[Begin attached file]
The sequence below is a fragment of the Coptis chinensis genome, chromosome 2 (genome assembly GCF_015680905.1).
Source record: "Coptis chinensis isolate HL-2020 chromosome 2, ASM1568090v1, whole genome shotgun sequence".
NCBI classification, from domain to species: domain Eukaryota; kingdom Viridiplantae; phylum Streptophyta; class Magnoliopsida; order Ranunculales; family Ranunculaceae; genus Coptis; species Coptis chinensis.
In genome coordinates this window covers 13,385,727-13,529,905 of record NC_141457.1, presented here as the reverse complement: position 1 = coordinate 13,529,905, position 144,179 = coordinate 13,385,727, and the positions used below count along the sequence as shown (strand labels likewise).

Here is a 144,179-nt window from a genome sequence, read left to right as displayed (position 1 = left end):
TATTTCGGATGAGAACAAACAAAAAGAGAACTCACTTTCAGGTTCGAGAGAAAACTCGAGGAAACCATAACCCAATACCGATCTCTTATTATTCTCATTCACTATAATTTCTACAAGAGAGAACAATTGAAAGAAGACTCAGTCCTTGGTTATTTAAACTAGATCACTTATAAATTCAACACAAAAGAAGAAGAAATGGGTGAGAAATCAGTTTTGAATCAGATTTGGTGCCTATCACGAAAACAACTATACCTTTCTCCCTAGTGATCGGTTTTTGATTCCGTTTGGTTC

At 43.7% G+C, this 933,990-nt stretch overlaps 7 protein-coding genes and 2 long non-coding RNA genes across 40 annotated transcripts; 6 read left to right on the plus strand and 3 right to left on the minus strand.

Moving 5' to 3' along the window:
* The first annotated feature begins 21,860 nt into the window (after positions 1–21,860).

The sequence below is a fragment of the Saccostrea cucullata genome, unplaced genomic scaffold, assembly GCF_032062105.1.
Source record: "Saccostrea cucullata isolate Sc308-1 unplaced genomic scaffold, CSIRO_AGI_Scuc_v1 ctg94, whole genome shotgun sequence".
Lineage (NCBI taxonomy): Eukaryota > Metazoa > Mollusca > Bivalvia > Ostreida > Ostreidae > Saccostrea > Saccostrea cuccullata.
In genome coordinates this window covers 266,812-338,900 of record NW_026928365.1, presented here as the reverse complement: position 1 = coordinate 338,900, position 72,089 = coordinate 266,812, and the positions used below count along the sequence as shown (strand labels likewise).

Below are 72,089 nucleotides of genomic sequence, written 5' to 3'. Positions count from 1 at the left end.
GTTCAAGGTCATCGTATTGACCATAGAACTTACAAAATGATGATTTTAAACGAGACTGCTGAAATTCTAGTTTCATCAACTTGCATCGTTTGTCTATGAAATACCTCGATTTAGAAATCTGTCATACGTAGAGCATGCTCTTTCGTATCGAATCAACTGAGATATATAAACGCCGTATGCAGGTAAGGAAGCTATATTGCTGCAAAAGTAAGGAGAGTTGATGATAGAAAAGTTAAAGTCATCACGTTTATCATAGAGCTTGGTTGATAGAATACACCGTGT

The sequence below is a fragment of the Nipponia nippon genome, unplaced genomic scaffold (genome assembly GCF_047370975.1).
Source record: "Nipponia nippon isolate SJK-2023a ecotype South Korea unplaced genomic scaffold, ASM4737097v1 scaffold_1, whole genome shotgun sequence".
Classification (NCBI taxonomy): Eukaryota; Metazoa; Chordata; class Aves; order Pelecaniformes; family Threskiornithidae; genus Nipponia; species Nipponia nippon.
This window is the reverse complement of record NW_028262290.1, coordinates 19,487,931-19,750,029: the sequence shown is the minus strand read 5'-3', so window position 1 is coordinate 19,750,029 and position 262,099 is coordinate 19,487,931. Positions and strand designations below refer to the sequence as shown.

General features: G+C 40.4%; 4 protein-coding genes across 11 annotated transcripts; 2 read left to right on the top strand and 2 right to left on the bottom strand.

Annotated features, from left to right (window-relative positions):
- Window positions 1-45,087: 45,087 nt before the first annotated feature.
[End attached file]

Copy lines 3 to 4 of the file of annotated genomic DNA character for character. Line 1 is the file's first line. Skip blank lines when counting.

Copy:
NCBI classification, from domain to species: domain Eukaryota; kingdom Viridiplantae; phylum Streptophyta; class Magnoliopsida; order Ranunculales; family Ranunculaceae; genus Coptis; species Coptis chinensis.
In genome coordinates this window covers 13,385,727-13,529,905 of record NC_141457.1, presented here as the reverse complement: position 1 = coordinate 13,529,905, position 144,179 = coordinate 13,385,727, and the positions used below count along the sequence as shown (strand labels likewise).